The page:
On October 7, 1868, Dearborn’s name was changed to Nunda. The village was platted in 1868 by local surveyor, John Brink, after whom a downtown street is now named. The village included the area now generally bounded by Illinois Route 176 on the north, Crystal Lake Avenue on the south, Main Street on the east, and Walkup Avenue on the west. Much of the land was originally owned by two early settlers, Daniel Ellsworth and Simon S. Gates. The villages of Crystal Lake and Nunda were both incorporated in 1874. In 1908, the name of the village of Nunda changed its name to North Crystal Lake. Several attempts were made to consolidate the two villages, and finally, after much disagreement, the village of North Crystal Lake was annexed to the Village of Crystal Lake in 1914, and a consolidated city government was established.
The Crystal Lake Park District, a separate elected governing body not associated with the city, offers in excess of 40 parks (totaling over 2,000 acres) and recreation areas. Notable parks maintained by the Park District include the 140 acre Veteran Acres Park and Lippold Park, the largest single park in the district at 305 acres. Lippold Park has played host to the McHenry County Youth Sports Association Summer International 15-year-old Baseball Championships for the past 22 years, drawing teams from across the United States and Puerto Rico as well as from Japan, Brazil, and other countries. The Park District also owns and operates 2 beach parks located on the city namesake Crystal Lake and also maintains Illinois Nature Preserve land and the Col. Palmer House a historic landmark and home of the first settler in the area. Additionally, the district operates The Racket Club, an indoor/outdoor tennis facility that has 9 indoor courts. The facility is operated as an Enterprise Fund meaning that it is totally self-supporting with no tax dollars going towards it in any manner.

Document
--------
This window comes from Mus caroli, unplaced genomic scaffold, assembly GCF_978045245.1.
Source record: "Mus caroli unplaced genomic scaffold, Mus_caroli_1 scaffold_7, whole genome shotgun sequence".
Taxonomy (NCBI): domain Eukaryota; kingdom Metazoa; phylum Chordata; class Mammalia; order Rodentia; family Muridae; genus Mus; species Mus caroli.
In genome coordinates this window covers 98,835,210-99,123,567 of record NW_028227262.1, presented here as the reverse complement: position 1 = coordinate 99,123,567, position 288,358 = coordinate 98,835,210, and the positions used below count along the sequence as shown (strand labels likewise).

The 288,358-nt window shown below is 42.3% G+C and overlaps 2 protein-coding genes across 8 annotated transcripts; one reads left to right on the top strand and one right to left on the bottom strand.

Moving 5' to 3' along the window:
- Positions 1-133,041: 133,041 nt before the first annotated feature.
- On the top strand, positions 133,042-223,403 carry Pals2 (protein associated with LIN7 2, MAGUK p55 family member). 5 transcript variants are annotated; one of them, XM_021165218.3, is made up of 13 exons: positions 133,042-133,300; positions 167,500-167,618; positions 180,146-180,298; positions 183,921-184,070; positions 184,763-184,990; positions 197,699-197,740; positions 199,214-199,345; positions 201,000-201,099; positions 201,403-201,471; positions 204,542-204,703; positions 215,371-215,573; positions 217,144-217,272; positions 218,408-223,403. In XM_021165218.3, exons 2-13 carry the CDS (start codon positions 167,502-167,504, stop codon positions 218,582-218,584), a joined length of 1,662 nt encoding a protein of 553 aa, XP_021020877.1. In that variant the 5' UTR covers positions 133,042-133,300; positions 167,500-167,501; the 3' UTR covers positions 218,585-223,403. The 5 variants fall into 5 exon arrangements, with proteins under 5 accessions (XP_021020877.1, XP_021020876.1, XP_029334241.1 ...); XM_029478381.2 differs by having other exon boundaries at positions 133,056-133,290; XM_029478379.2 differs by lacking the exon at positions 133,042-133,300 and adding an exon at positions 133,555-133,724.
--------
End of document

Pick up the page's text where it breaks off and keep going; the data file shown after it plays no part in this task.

The city’s climate is much like that of its large neighboring city, Chicago. The city experiences hot summers and cold winters, with temperatures slightly more extreme than those of closer suburbs, because rural land still surrounds the city. Due to the lack of the urban heat island effect, Crystal Lake experiences colder nights and lower precipitation than recorded at Chicago. High temperatures are usually comparable to those in Chicago, with only a few degrees difference on most days.
The hottest month of the year is July, when the average high temperature is approximately 86 °F (30 °C). Temperatures in July, and in summer in general, can frequently exceed 95 °F (35 °C), and occasionally exceed 100 °F (38 °C), although this does not happen each year. The coldest month of the year is January, where the average high temperature is 23 °F (−5 °C). Overnight low temperatures are usually around 8 °F (−13 °C). In winter, the low temperatures fall below 0 °F (−18 °C) on many (often as many as fifteen or twenty) occasions per year. Extremely cold nights may record temperatures as low as −20 °F (−29 °C) or lower, but this is rare and does not happen each year.
The wettest month of the year is August, when thunderstorms contribute brief, heavy downpours of rain. July is the second-wettest month of the year, also mainly due to thunderstorms. However, long dry spells can also occur at this time of year, sometimes lasting weeks. The two driest months of the year are January and February, where almost all of the precipitation falls as snow. In a typical year, total precipitation is 37 inches (940 mm) with a winter snowfall total of 40 inches (1,000 mm). Large snowstorms, although rare, do occur and can accumulate large amounts of snow. In many years, at least one storm will deliver 12 inches (300 mm) of snow in one day. Most snow-bearing systems are Alberta clippers, while the more infrequent heavy snows are caused by Panhandle hooks.
LaCava Law Firm, LLC
Michael@LaCavaLawFirm.com // Phone: (630) 444-7504
Fax: (630) 444-7538
25 N. River Lane, Suite 100
Geneva, IL 60134